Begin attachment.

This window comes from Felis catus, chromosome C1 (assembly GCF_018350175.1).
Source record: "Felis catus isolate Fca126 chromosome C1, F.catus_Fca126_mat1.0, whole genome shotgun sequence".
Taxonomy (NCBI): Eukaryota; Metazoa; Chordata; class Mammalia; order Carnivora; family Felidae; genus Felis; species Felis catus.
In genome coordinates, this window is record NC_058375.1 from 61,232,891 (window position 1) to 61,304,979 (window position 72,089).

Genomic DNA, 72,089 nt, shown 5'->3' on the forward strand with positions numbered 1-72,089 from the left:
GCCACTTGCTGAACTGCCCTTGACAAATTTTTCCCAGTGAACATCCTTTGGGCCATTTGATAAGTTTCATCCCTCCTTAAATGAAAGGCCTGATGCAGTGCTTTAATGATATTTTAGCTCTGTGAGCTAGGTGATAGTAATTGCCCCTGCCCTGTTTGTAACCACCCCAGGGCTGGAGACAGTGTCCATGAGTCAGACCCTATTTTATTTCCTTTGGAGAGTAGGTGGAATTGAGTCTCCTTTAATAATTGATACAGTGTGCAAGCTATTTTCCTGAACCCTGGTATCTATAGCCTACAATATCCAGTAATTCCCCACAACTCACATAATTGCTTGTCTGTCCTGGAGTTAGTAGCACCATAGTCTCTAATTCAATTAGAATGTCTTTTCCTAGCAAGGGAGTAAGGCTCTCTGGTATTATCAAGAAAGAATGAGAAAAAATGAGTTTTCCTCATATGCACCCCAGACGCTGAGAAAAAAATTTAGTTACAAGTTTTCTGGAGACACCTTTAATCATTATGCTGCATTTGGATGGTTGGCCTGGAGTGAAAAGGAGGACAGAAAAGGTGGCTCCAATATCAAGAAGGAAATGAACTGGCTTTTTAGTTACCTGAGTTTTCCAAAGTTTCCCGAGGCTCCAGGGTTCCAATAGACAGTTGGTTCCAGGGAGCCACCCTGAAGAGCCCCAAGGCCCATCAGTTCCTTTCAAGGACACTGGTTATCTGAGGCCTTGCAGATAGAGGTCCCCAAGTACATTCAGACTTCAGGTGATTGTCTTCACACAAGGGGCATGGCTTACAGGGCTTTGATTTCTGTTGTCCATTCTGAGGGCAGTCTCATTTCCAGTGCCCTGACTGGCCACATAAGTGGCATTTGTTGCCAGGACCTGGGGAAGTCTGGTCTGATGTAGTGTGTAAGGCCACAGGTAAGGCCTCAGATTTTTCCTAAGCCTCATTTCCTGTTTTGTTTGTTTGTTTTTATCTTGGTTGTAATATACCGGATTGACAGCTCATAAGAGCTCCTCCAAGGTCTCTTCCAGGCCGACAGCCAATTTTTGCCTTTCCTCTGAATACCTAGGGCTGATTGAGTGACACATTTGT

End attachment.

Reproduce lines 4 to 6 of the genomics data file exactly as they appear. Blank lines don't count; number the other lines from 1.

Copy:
In genome coordinates, this window is record NC_058375.1 from 61,232,891 (window position 1) to 61,304,979 (window position 72,089).

Genomic DNA, 72,089 nt, shown 5'->3' on the forward strand with positions numbered 1-72,089 from the left:
GCCACTTGCTGAACTGCCCTTGACAAATTTTTCCCAGTGAACATCCTTTGGGCCATTTGATAAGTTTCATCCCTCCTTAAATGAAAGGCCTGATGCAGTGCTTTAATGATATTTTAGCTCTGTGAGCTAGGTGATAGTAATTGCCCCTGCCCTGTTTGTAACCACCCCAGGGCTGGAGACAGTGTCCATGAGTCAGACCCTATTTTATTTCCTTTGGAGAGTAGGTGGAATTGAGTCTCCTTTAATAATTGATACAGTGTGCAAGCTATTTTCCTGAACCCTGGTATCTATAGCCTACAATATCCAGTAATTCCCCACAACTCACATAATTGCTTGTCTGTCCTGGAGTTAGTAGCACCATAGTCTCTAATTCAATTAGAATGTCTTTTCCTAGCAAGGGAGTAAGGCTCTCTGGTATTATCAAGAAAGAATGAGAAAAAATGAGTTTTCCTCATATGCACCCCAGACGCTGAGAAAAAAATTTAGTTACAAGTTTTCTGGAGACACCTTTAATCATTATGCTGCATTTGGATGGTTGGCCTGGAGTGAAAAGGAGGACAGAAAAGGTGGCTCCAATATCAAGAAGGAAATGAACTGGCTTTTTAGTTACCTGAGTTTTCCAAAGTTTCCCGAGGCTCCAGGGTTCCAATAGACAGTTGGTTCCAGGGAGCCACCCTGAAGAGCCCCAAGGCCCATCAGTTCCTTTCAAGGACACTGGTTATCTGAGGCCTTGCAGATAGAGGTCCCCAAGTACATTCAGACTTCAGGTGATTGTCTTCACACAAGGGGCATGGCTTACAGGGCTTTGATTTCTGTTGTCCATTCTGAGGGCAGTCTCATTTCCAGTGCCCTGACTGGCCACATAAGTGGCATTTGTTGCCAGGACCTGGGGAAGTCTGGTCTGATGTAGTGTGTAAGGCCACAGGTAAGGCCTCAGATTTTTCCTAAGCCTCATTTCCTGTTTTGTTTGTTTGTTTTTATCTTGGTTGTAATATACCGGATTGACAGCTCATAAGAGCTCCTCCAAGGTCTCTTCCAGGCCGACAGCCAATTTTTGCCTTTCCTCTGAATACCTAGGGCTGATTGAGTGACACATTTGT